As a born and bred SE postcode girl, it’s suffice to say that before coming to Putney for four days work experience, I had no idea what delights it held for me at the end of the District line. After a week under the wing of the wonderful little team at Positively Putney, the whole experience has left me grinning and glowing with gratitude.
One afternoon, I was fortunate enough to be taken along on an amble with Liz from the Putney BID team, to take some photos and videos of Putney’s highlights, of which there are many, hence the several hours we enjoyed out of the office. We walked the entire BID boundary, cleverly signposted by the artsy Positively Putney banners that read ‘Eat Local’, ‘Shop Local’ and ‘Enjoy Local’. Every corner we turned held some building, shop or even water feature that was utterly unexpected and added another dynamic to Putney.
Londoners are notoriously unfriendly, this I know to be not so far from the truth. However, in Putney I was struck by the sense of community and harmony between all the different kinds of people bustling out of Putney Station. On Monday (my first day), my morning was graced by a very kind and complimentary barista at the Putney Pantry as I bought a nerve-steadying latte. Unexpectedly early, thanks to Putney’s excellent transport, I wandered along the embankment, stepping aside for joggers wishing me a good morning, exchanging smiles with some Dulwich College rowers and embarrassing myself crouched down and cooing in front of several dogs tottering beside their patient owners.
But my infatuation with Putney only grew during my little exploration. Putney ought to be very proud indeed of the businesses they home, including must-have major retailers in the impressive Putney Exchange, such as H&M and Accessorize, but also a notable number of whimsical independent shops that light up the high street such as Dovers Flowers and Foodilic. Those venturing into the town centre from the likes of Roehampton are spoilt for choice and it is clear how Putney High Street has continued to flourish despite the decline of high streets in other areas.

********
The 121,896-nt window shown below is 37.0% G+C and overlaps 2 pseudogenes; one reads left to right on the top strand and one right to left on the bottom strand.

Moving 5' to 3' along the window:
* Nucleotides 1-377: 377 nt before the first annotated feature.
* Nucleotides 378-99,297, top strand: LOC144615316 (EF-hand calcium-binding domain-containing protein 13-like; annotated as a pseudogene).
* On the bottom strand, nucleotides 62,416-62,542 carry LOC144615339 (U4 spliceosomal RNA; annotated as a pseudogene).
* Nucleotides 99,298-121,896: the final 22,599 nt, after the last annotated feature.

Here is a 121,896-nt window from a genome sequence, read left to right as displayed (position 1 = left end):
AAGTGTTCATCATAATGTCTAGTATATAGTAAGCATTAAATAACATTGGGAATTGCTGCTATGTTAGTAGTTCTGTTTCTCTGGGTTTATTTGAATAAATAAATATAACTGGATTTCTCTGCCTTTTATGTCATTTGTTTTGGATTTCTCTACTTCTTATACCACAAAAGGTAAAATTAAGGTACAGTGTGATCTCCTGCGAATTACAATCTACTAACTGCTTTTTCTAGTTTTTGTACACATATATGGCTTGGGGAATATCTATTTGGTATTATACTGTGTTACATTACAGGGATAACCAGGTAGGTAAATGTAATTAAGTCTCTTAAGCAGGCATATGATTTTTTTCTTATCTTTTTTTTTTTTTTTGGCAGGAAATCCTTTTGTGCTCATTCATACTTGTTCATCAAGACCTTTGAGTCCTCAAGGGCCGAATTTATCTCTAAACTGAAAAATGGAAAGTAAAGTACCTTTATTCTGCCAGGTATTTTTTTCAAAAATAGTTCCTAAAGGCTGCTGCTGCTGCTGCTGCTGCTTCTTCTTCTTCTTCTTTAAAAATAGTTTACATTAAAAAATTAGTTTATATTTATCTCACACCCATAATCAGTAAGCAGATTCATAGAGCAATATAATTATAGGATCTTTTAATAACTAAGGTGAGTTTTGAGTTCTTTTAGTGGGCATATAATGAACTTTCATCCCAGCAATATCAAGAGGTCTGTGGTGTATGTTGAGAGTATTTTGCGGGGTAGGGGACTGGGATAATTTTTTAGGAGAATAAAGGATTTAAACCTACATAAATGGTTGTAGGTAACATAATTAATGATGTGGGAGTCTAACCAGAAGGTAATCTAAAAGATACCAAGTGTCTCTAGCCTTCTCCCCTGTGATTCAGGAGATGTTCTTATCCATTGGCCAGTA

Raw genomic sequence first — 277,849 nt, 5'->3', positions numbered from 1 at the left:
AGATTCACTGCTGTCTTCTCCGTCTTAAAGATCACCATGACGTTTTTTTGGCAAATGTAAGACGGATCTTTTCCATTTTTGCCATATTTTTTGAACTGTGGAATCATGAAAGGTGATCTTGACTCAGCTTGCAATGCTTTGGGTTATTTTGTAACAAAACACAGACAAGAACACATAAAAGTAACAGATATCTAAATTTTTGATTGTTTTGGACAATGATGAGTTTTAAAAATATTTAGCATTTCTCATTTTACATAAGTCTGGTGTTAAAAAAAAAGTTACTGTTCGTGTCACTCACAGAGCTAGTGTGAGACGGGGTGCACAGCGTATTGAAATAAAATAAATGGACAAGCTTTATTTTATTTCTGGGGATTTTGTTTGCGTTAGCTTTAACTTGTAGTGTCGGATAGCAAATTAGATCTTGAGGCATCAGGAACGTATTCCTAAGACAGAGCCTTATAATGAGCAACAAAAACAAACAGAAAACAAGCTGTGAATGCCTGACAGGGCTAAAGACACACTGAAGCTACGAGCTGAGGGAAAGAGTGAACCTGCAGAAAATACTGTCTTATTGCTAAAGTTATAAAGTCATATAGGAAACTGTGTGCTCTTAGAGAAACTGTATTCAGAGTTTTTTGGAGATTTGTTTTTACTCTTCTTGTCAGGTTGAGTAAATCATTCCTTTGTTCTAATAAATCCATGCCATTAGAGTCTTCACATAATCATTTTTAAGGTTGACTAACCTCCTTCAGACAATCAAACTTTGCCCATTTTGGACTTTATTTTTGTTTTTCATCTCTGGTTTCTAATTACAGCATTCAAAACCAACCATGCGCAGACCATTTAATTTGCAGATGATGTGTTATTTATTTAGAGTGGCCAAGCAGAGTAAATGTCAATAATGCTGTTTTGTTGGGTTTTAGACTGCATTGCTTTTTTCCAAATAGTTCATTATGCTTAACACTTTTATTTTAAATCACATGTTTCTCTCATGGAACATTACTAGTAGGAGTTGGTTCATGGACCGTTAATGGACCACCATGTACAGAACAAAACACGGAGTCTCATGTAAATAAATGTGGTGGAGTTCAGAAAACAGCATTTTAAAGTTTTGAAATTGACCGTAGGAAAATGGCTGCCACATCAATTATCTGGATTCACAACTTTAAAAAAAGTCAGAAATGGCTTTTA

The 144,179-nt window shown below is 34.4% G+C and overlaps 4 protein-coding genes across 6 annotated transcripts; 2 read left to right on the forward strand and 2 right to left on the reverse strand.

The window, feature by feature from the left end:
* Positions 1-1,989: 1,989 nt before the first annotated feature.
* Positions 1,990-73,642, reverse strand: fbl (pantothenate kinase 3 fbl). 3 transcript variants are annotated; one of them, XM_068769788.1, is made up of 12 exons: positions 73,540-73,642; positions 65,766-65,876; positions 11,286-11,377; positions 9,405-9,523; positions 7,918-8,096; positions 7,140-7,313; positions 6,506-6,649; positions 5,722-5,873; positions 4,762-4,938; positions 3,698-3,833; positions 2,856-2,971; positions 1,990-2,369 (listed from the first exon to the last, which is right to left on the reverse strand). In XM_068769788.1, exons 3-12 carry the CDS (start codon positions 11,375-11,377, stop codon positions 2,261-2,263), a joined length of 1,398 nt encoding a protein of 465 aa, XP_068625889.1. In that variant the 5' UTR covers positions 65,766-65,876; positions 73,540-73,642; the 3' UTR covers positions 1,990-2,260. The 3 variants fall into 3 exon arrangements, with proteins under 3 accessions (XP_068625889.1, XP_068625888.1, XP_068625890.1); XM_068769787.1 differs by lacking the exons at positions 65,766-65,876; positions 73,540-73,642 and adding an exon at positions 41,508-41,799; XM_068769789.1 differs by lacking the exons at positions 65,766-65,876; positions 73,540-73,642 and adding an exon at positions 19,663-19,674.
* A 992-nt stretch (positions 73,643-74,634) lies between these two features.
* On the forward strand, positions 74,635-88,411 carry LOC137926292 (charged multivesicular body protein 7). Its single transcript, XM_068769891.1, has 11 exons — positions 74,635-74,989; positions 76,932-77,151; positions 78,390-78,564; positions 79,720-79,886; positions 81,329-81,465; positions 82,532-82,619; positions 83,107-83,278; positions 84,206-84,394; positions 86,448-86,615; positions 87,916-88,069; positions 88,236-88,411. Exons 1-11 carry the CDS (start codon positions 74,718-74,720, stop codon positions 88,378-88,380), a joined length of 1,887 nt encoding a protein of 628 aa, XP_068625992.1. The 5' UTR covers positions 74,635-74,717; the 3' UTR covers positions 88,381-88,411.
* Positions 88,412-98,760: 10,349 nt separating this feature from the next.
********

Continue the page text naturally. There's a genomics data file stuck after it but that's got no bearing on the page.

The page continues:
The famous Putney Bridge, East Putney Underground Station, the library and the church all made for beautiful subjects for the photos, but I was taken aback when turning corners to find these incredible feats of modern, classy architecture. The Putney Wharf hides a stunning view of the river and the bridge complete with surrounding glass buildings and snazzy restaurants such as ‘Carluccio’s’. And yet Putney still retains its character and history – my experience was definitely enhanced by my research, through which I learned that the St Mary’s Virgin Church was used during the Civil War by Oliver Cromwell, in which the ‘Putney Debates’ were held. It was easy to see why the Putney Bridge was so well known once I learned that it was built in 1856 and was a remodel of a wooden structure that had been built about 500 yards downstream in 1729. It was, however, quite disheartening to see that several back alleys were used for fly tipping and dumping, an issue that I discovered the BID works on continuously to tackle.
Ultimately, my experience in Putney, guided by the ever delightful Positively Putney team, has been very enjoyable, safe to say this SE girl has been converted to Putney, Positively.